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Posted at: Jul 12, 2019, 6:44 AM; last updated: Jul 12, 2019, 6:44 AM (IST)

Win-win situation for BJP

Radhika Ramaseshan

Radhika Ramaseshan
Party’s dominance at the Centre is bound to get reflected in the regions
Win-win situation for BJP
Old warhorse: Karnataka BJP leader BS Yeddyurappa is again in the thick of things.

Radhika Ramaseshan
Senior journalist

ONLY an inveterate optimist in the Congress will believe that ‘some revelation’ or the ‘Second Coming’ are at hand, to tweak WB Yeats’ The Second Coming. As the Congress’ centre, bereft of a command structure, unravels faster than expected, with no falconer to hear the falcon, the worst casualties are the handful of provincial governments administered by the party independently or in alliance with the regional parties. Barring Punjab, governed by one of the strongest Congress satraps whose authority remains unchallenged, and Rajasthan where it can take comfort from the numbers that have thwarted the rivalry between the top two leaders from triggering a cataclysm, the other Congress governments look vulnerable. 

The Congress-Janata Dal (Secular) coalition government in Karnataka is clinging to the last straw it can clutch at — the Assembly Speaker’s office. The legislators who quit stated resolutely that they have made up their minds to join the Bharatiya Janata Party (BJP), which missed hitting the half-way mark of 112 in the May 2018 elections by just six MLAs. The BJP’s best-known state leader, former Chief Minister BS Yeddyurappa, strained at the leash to procure the numbers and install his government twice in the past but failed because the coalition had an adept strategist in Congress leader DK Shivakumar, a troubleshooter. 

The BJP’s top brass adopted an expedient approach in the circumstances. The leaders never gave an impression that they had their fingers in the coalition mess or green-flagged Yeddyurappa’s exertions because it would show up Prime Minister Narendra Modi and the BJP president Amit Shah as ‘power-hungry’ and prone to using machinations to dislodge the Opposition. However, the indications were if Yeddyurappa ‘succeeded’ in toppling the Congress-JD (S) government, he would be lauded for his exertions and installed in the top job in Bengaluru. If he failed — as he did in the recent past — no skin off Delhi’s nose. It was passed off as the ambitions of an ageing regional chieftain playing out.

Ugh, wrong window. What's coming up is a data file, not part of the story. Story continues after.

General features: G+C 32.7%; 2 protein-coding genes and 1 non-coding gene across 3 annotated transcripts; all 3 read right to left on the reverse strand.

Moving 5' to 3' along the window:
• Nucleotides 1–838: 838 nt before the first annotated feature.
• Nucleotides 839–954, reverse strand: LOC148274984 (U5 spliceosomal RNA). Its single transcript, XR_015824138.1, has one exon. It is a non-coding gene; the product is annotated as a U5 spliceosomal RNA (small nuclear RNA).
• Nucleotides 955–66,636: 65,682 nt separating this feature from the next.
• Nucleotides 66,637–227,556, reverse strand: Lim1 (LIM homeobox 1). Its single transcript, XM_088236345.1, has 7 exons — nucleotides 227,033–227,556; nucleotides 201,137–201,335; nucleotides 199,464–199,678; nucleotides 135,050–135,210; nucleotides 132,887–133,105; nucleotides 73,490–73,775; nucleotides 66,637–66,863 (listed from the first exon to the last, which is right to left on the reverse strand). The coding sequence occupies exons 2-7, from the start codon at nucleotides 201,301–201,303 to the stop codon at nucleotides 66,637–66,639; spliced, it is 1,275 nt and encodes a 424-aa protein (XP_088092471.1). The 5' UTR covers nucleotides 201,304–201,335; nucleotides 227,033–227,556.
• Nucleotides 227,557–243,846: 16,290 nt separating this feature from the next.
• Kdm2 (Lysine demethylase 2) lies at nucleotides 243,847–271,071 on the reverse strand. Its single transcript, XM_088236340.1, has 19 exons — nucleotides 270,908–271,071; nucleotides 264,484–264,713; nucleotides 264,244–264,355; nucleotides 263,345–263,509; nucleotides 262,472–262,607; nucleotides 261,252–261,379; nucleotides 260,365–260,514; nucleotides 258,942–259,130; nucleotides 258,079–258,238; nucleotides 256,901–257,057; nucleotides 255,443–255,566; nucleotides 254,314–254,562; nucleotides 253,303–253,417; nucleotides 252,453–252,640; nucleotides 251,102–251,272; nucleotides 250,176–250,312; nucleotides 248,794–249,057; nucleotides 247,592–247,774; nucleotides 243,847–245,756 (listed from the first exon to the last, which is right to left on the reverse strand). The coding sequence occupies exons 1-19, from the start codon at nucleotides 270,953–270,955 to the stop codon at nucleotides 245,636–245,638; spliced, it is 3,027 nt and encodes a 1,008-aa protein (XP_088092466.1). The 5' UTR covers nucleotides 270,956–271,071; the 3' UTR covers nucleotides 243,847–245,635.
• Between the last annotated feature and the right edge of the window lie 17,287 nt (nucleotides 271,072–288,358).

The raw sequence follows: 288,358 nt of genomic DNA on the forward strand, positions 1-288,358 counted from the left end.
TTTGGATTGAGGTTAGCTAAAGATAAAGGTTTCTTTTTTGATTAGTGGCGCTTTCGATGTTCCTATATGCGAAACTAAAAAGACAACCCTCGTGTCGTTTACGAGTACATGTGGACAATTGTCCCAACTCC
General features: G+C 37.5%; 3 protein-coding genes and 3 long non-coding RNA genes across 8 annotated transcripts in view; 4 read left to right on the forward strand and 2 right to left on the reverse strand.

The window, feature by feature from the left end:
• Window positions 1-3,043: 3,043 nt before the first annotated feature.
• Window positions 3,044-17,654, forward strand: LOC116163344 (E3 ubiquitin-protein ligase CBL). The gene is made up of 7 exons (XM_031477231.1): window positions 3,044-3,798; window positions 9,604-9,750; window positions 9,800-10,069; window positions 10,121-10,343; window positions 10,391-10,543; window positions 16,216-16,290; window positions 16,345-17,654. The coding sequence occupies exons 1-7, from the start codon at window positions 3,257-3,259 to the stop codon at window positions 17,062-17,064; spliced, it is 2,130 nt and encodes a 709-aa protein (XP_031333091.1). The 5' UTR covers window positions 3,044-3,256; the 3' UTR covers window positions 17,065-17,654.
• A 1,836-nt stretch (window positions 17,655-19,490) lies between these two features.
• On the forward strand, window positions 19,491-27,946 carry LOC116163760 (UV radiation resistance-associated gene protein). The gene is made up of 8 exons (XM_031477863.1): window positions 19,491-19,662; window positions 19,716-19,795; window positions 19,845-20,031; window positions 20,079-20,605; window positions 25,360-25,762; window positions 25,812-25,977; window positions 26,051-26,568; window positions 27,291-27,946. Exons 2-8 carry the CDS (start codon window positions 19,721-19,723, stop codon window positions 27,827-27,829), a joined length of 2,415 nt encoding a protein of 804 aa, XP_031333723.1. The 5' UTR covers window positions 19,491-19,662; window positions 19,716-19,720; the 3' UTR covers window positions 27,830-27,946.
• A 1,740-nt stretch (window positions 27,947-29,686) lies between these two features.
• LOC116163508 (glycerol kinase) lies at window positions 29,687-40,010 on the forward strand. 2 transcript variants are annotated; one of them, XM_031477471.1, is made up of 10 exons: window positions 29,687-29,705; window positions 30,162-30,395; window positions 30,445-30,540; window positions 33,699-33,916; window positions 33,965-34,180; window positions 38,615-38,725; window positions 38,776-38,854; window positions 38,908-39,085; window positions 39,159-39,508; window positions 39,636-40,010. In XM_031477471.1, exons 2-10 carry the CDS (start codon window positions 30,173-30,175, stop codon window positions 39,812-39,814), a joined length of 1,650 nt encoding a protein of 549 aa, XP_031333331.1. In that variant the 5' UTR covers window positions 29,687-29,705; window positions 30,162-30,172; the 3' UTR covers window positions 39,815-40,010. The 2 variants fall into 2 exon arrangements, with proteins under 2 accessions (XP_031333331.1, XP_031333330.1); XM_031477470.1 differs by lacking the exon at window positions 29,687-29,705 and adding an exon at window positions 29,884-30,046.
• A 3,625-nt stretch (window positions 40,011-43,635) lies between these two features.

The scenario before and after the Lok Sabha elections was qualitatively different in Karnataka. Last December, the Congress looked like it had partially levelled the electoral playing field nationally with the BJP, after winning three state elections and by emerging as a close competitor to the BJP in Gujarat in 2017. The choppy Bengaluru dispensation, made choppier by the refusal of the Congress’ provincial satraps such as Siddharamaiah and Shivakumar to accept the leadership of the JD(S)’s HD Kumaraswamy, attained a modicum of stability, induced by the buoyancy that the parliamentary polls might end the Modi rule. That gone, things began unravelling. Siddharamaiah started to act up and allegedly instigated his allegiants in the Congress to rebel. There was a tacit directive that they were free to seek greener pastures (read the BJP). Siddharamaiah had revealed his changing colours by covertly backing Sumalatha Ambereesh, an Independent, from the prestigious Mandya seat against the JD(S)’s Nikhil Gowda, Kumaraswamy’s son. It seemed Shivakumar’s legendary skills at realpolitik faded away as he was left to fight a lonely battle to save the Congress’ dwindling flock from leaving.